Pupils in the some of the poorest areas of the country are missing out on schooling the most, according to new analysis.
Here, we look at some of the key findings from Datalab’s analysis.
1. ‘Clear’ relationship between attendance and disadvantage
Datalab looked at the percentage of pupils in a local authority (LA) eligible for free school meals, and then looked at secondary school attendance in those areas.
In this chart of the north-west, which has seen some of the highest infection rates, they say it is “immediately clear” there is a “very strong relationship” between attendance and disadvantage, with attendance lower in LAs with high disadvantage.
They say the strong negative relationship is also apparent in the north-east and Yorkshire and the Humber – where there has been high infection rates – and the East Midlands.
2. …but it’s not the case everywhere
As set out by EPI earlier this week, the link between disadvantage and attendance is not apparent everywhere. For example, Datalab’s analysis found there was “no real relationship” between attendance and poverty in London or the West Midlands.
The report states there are “many factors” that may contribute to the difference, though it does not speculate.
However, it “does possibly give some hope that there may be lessons to be learnt to try to maintain higher school attendance levels in other disadvantaged areas”, the report said.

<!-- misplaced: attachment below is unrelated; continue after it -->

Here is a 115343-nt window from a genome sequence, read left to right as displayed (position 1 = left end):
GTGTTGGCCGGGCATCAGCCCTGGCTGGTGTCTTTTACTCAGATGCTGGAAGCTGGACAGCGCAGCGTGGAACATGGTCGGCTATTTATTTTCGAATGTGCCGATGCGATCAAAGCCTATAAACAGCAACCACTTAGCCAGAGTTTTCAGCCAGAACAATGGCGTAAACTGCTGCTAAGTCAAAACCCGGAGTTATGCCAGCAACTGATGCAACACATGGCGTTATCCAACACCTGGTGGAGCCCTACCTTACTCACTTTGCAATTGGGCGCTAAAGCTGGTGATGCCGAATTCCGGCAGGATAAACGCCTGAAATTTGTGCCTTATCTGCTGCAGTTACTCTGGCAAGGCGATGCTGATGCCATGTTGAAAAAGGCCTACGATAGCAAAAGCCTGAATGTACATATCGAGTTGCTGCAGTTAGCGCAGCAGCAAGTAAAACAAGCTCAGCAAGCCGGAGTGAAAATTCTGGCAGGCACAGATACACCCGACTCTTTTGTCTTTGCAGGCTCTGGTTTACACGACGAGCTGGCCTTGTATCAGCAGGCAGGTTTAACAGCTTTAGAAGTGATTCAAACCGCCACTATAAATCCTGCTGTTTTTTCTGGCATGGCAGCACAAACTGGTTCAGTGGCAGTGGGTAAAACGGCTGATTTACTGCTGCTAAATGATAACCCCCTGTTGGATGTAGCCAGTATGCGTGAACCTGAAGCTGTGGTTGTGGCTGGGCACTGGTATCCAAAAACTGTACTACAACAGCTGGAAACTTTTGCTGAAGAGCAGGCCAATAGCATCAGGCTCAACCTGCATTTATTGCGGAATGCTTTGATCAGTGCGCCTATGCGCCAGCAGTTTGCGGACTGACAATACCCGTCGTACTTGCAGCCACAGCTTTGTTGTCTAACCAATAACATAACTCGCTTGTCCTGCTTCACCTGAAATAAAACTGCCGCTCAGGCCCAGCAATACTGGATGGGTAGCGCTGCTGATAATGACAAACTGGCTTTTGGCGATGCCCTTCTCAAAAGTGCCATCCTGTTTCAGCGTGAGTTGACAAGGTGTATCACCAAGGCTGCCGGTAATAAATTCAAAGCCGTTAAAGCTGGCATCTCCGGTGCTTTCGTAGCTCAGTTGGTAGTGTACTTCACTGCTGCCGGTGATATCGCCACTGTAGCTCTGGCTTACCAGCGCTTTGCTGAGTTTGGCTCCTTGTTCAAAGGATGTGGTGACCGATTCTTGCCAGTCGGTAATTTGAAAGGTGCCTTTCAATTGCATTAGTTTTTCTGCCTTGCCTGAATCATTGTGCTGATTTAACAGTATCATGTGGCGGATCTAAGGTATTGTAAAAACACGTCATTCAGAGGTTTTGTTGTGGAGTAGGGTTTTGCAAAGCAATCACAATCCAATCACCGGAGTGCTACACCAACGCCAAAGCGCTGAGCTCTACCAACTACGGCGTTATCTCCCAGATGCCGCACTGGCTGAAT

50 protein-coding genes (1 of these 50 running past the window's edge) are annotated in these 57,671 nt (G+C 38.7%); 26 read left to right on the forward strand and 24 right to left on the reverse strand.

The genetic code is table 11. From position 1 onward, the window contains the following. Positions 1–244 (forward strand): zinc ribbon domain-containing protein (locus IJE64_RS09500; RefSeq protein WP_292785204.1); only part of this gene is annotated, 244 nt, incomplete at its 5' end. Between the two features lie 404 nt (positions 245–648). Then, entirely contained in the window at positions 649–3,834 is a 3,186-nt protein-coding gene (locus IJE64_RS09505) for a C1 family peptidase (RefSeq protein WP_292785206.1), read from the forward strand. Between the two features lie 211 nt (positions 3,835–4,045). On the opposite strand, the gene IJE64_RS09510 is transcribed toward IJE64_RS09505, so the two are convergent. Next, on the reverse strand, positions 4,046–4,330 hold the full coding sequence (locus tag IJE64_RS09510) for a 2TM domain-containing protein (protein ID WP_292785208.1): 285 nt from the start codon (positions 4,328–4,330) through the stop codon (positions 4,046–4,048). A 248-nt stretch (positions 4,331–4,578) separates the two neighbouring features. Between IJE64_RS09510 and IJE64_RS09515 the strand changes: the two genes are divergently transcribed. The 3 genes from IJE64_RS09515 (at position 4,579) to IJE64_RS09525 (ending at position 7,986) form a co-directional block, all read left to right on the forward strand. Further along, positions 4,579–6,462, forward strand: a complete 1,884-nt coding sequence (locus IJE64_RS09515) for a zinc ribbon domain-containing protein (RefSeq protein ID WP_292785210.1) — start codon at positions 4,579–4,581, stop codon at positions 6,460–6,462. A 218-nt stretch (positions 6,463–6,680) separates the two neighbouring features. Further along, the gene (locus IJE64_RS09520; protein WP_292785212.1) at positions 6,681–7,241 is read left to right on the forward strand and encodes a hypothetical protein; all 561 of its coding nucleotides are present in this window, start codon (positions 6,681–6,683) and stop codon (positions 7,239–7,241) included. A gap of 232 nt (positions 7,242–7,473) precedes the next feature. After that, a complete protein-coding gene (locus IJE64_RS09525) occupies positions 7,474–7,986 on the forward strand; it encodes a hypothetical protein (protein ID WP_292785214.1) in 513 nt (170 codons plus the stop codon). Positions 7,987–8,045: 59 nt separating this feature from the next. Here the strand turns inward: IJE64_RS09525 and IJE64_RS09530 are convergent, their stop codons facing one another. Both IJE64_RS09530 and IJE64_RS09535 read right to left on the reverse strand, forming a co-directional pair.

“In short, it seems that local and regional variations in prevalence are influenced by poverty and also affecting attendance. Covid-19 infection rates are higher in poor areas, and high ambient infection rates result in more pupils having to drop out of school to isolate.”
3. Considerable variation in attendance
In all regions of England, there are local authority areas where school attendance was above 90 per cent.
But there are big differences at the other end of the scale. As Schools Week has reported, Knowsley in the north-west had the lowest attendance overall with 61 per cent.
The LAs with the lowest attendance in the north-west, Yorkshire and Humber, and London have less than 70 per cent attending.
The report states that although the pattern “broadly” matches the infection rates, there are “other factors” at work.
4. The variation isn’t usually there
In normal circumstances, there is not as much variation between area and attendance, as this graph below shows.
It is based on the whole of the autumn term in 2018.
5. Calls for more in-depth data
Researchers at Datalab have added their voices to a call for more detailed data from the government.
The LA data used by the study is just averages, so there will be schools below these figures.
Datalab said that school-level data must exist as this is the level it is collected at.
“It would be very useful if this was published, to help all those working with schools to understand where support is needed most”, the report said.
A similar call was made by the EPI this week, with research fellow Luke Sibieta saying that other UK governments should “urgently follow Scotland’s lead and publish attendance rates by local authority and for the poorest pupils, so that we can track attendance rates into the winter and identify those pupils in need of extra support”.